MONDAY – SUNDAY
9 a.m. – 10 p.m.
To buy any of these titles e-mail firstname.lastname@example.org or call the store.
Leyla McCalla, A Day for the Hunter, A Day for the Prey (Jazz Village, $17.98) – Cellist, singer, and songwriter Leyla McCalla released one of my favorite albums from the last couple of years—Vari-Colored Songs from 2014, on which she put music to a few Langston Hughes poems, and also sang a few Haitian songs she grew up with, in her own arrangements. A Day for the Hunter, A Day for the Prey unveils more original songs, and some Haitian and Louisiana Creole traditional songs. Cello, banjo, guitars, and Cajun fiddle predominate, with special appearances by Rhiannon Giddens (once a band-mate in the Carolina Chocolate Drops) and guitarist Marc Ribot. Highly recommended.
NOTE: The Leyla McCalla Trio will be doing a FREE show this Friday, May 27, in the courtyard of the National Portrait Gallery and American Art Museum. Go see them!
Matt Wilson, Big Happy Family: Beginning of a Memory (Palmetto Records, $16.98) – In paying tribute to his late wife, Felicia, drummer Matt Wilson convened all the members of his three different bands—the Matt Wilson Quartet, Arts & Crafts, and the Christmas Tree-O—to perform some “big group” versions of his songs that were his wife’s favorites. There are reflective and bittersweet moments, but Matt Wilson’s joy and swinging exuberance as he’s leading his bandmates suffuse this heartfelt project.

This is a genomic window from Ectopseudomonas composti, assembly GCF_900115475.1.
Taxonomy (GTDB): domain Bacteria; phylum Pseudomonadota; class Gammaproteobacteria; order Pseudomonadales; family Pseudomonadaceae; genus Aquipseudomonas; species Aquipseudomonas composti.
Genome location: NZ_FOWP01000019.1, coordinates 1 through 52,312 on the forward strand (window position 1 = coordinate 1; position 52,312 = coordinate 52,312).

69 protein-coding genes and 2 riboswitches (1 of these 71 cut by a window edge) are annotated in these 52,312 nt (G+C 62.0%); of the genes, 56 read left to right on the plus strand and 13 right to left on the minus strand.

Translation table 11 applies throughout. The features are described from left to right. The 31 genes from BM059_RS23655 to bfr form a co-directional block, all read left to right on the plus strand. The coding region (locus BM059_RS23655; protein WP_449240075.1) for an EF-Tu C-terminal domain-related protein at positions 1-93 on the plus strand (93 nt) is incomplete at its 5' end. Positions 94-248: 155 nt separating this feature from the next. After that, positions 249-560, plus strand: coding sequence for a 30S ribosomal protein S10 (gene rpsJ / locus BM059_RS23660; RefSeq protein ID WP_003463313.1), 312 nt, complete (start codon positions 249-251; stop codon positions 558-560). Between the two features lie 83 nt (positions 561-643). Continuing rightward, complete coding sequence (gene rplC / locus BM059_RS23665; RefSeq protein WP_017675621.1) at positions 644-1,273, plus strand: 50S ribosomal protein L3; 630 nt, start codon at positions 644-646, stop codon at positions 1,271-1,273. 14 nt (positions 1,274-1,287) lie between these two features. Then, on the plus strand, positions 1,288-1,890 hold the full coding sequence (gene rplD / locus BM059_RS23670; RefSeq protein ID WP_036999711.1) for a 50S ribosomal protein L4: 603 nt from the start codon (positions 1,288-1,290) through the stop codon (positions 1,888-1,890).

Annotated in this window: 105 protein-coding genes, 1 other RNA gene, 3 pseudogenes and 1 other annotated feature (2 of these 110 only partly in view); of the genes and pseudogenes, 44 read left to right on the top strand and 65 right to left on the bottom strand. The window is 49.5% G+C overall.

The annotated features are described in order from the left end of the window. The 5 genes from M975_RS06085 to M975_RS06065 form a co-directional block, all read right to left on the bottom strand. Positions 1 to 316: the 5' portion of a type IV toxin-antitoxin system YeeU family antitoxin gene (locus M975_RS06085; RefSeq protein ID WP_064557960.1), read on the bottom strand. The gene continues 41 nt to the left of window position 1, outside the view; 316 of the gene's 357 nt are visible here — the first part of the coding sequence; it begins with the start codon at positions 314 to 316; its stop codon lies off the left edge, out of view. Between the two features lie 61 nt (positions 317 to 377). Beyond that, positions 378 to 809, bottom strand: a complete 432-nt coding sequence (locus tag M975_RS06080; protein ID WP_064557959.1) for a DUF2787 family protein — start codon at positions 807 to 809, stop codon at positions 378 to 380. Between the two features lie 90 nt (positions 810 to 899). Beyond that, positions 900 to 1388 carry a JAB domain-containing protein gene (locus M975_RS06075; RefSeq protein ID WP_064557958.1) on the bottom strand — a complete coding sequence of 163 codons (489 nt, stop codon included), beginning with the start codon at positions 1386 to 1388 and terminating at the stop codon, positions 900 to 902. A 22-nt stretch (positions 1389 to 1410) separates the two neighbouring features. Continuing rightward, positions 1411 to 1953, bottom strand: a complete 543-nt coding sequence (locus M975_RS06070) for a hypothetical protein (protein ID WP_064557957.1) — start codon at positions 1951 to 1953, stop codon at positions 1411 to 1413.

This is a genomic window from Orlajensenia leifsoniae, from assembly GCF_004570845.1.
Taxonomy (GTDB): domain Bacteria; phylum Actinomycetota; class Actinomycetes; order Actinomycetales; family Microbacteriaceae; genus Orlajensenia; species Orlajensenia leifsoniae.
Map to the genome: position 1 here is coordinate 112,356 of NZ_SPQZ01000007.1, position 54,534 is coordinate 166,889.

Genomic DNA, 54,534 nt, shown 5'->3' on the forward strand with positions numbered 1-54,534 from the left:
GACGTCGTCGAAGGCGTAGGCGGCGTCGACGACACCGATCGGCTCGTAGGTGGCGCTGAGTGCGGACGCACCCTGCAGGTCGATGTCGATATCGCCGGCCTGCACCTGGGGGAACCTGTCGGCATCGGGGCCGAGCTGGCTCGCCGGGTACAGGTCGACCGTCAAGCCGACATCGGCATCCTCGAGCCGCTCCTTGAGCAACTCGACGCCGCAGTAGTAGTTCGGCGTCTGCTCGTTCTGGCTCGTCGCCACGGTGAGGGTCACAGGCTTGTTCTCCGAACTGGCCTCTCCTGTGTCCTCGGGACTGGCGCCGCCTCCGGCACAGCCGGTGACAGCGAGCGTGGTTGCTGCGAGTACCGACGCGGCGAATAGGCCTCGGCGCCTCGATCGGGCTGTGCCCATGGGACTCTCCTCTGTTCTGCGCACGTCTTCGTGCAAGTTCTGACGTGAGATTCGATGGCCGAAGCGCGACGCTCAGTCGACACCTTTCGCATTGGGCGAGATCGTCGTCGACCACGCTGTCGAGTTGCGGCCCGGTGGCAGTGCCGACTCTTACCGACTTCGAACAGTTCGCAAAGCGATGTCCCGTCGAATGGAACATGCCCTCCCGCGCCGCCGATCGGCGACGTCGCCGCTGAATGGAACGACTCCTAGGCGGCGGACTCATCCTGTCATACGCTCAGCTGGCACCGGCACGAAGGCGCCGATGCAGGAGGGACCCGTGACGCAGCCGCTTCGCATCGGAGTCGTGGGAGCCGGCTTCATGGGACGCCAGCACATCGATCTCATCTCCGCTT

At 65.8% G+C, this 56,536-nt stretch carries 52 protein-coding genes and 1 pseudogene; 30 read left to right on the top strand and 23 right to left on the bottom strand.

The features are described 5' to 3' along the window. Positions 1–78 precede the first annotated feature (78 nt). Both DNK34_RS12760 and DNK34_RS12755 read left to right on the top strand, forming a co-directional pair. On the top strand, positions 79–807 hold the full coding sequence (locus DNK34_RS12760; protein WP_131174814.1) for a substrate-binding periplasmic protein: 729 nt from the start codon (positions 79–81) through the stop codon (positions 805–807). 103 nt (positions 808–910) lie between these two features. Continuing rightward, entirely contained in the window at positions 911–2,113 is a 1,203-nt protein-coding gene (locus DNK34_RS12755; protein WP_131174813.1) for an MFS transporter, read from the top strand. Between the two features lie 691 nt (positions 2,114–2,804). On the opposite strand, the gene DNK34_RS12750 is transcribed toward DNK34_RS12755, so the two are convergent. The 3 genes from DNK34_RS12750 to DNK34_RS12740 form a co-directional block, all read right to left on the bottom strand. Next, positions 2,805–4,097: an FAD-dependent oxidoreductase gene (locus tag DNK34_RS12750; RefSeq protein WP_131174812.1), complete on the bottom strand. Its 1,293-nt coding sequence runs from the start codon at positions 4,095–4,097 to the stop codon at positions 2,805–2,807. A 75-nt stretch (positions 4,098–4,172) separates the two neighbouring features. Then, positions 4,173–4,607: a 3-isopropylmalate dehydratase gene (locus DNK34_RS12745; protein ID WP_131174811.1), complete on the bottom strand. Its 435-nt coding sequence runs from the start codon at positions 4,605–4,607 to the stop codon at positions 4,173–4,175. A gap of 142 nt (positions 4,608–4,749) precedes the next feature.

JD Allen, Americana: Musings on Jazz and Blues (Savant Records, $16.98) – Tenor saxophonist JD Allen’s trio with Gregg August on bass and Rudy Royston on drums has been making consistently wonderful records over the course of eight years. On Americana, Mr. Allen works powerful magic on original blues compositions. To quote the saxophonist: “the blues is the gateway to the past and the future of American music…”
Shostakovich: Symphonies Nos. 5 / 8 / 9 (Deutsche Grammophon, 2 CDs, $21.98) – Following up the first volume of their project, Shostakovich: Under Stalin’s Shadow (the Grammy-winning Symphony No. 10), conductor Andris Nelsons and the Boston Symphony Orchestra take on the “pre-war Fifth, the dark, devastating mid-war Eighth, and the playful yet elusive post-victory Ninth.” The works were recorded live at Symphony Hall, Boston.
Takács String Quartet & Marc-André Hamelin, Franck & Debussy (Hyperion, $19.98) – The string quartet and pianist collaborate on Franck’s Piano Quintet; also on the program is Debussy’s String Quartet.
NOTE: The first violinist of the Takács Quartet, Edward Dusinberre, has a new book out, Beethoven for a Later Age: Living with the String Quartets (Chicago, $30), an inside look at how his ensemble works, and a history of the great Beethoven quartets.
Martha Argerich & Friends, 2015 Live from Lugano (Warner Classics, 3 CDs, $19.98) – Ever since she started her Progetto Martha Argerich as part of the Lugano Festival, Ms. Argerich has released affordable box sets of highlights. Her festival showcases younger musicians, often in collaborations with world-class masters. There are works by Schumann, Bartók, Debussy, Brahms, Ries, Turina, Poulenc, Glass, Ginastera, and Bacalov.
Paul Simon’s new album, STRANGER TO STRANGER